Fry v Lane (1889) 40 Ch D 312

Key point

  • Sale of property at considerable undervalue by ‘poor and ignorant’ persons without independent advice will be set aside by equity


  • Two plumber brothers agreed to sell their reversionary interest in their aunt’s estate in substantial undervalue

Held (High Court)

  • The transaction was set aside as an unconscionable bargain

Kay J (at p. 322)

  • ‘Where a purchase is made from a poor and ignorant man at a considerable undervalue, the vendor having no independent advice, a court of Equity will set aside the transaction.’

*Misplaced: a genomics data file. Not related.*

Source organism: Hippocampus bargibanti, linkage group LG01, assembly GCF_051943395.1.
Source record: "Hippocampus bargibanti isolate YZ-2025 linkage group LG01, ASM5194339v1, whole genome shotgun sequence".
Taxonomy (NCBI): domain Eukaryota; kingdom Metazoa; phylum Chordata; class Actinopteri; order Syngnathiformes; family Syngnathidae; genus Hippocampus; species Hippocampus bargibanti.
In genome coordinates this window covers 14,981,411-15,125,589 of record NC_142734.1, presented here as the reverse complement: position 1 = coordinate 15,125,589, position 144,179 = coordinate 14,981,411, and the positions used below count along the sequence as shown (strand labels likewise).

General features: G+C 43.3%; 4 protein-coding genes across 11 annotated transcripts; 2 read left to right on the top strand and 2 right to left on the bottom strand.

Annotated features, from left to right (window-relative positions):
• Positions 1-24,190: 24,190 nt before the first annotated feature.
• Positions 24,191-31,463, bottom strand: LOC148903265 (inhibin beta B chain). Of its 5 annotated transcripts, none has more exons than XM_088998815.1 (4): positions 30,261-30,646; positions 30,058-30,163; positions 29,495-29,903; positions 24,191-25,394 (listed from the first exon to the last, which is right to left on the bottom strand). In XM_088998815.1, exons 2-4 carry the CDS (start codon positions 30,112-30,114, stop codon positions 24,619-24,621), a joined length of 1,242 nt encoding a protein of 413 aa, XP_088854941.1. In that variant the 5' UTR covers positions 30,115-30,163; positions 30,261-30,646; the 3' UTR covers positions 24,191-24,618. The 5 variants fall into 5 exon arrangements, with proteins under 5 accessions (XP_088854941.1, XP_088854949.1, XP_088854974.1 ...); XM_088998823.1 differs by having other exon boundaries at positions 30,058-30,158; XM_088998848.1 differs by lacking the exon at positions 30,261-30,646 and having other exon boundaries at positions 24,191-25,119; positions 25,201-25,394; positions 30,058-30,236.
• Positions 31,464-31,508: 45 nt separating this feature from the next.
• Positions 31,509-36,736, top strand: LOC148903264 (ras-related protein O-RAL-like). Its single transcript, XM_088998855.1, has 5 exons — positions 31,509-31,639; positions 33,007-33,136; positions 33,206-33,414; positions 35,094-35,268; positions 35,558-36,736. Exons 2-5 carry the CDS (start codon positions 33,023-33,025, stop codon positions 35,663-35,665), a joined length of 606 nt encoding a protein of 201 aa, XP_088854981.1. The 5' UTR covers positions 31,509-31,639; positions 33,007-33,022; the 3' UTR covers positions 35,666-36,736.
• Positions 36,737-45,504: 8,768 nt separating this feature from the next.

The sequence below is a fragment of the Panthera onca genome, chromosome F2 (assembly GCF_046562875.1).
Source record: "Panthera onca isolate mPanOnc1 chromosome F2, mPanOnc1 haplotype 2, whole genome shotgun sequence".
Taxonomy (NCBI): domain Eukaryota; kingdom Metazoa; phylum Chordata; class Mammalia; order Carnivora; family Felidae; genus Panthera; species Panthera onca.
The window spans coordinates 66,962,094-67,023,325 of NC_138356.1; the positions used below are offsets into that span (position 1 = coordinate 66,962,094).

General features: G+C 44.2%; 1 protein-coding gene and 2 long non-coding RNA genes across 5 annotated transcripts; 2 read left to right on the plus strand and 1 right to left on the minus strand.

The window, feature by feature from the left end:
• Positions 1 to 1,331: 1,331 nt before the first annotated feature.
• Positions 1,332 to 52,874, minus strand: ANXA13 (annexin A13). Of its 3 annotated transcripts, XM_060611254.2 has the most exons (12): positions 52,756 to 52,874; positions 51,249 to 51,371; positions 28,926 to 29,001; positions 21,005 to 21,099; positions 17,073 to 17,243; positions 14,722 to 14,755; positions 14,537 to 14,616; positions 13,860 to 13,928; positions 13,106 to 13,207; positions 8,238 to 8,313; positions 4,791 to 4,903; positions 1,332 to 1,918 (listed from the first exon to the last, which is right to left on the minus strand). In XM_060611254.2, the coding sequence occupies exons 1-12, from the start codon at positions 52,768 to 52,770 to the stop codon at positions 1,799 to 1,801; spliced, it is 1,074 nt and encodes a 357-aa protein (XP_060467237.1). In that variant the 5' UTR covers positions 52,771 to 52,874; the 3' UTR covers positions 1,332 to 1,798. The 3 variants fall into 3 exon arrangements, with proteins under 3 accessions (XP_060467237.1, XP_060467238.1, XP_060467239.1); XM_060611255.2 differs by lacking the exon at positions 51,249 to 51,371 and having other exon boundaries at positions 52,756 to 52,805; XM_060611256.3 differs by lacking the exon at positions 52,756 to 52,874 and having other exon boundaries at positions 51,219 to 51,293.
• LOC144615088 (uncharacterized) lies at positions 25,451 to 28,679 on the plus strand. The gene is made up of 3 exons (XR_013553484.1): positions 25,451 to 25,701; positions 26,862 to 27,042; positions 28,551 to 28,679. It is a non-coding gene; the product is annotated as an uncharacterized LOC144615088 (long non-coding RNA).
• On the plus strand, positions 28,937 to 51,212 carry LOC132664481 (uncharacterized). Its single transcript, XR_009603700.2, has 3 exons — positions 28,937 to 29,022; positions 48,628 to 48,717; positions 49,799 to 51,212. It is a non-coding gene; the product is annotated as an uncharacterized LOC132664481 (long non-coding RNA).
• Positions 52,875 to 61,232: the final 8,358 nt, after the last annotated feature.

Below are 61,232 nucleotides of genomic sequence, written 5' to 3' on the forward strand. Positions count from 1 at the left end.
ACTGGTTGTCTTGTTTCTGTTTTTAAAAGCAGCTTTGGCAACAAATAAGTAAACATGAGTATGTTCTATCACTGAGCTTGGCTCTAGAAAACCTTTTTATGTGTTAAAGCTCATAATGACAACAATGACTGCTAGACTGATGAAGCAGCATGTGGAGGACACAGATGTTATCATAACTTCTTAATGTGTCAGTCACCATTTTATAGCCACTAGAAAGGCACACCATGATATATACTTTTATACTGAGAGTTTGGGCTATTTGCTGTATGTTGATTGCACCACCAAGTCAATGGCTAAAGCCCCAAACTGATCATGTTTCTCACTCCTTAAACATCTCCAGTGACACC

• ‘The circumstances of poverty and ignorance of the vendor, and absence of independent advice, throw upon the purchaser, when the transaction is impeached, the onus of proving, in Lord Selborne’s words, that the purchase was “fair, just, and reasonable”.’


  • In modern law the equivalent of poor and ignorant has been given the more socially correct label of  ‘member of the lower income group’ and ‘less highly educated’ in Cresswell v Potter
  • In more recent cases the courts have moved away from simply considering the terms of the transaction and the circumstances of the party that was disadvantaged to the unconscionability of the conduct of the party that procured the transaction: see Boustany v Pigott and Portman BS v Dusangh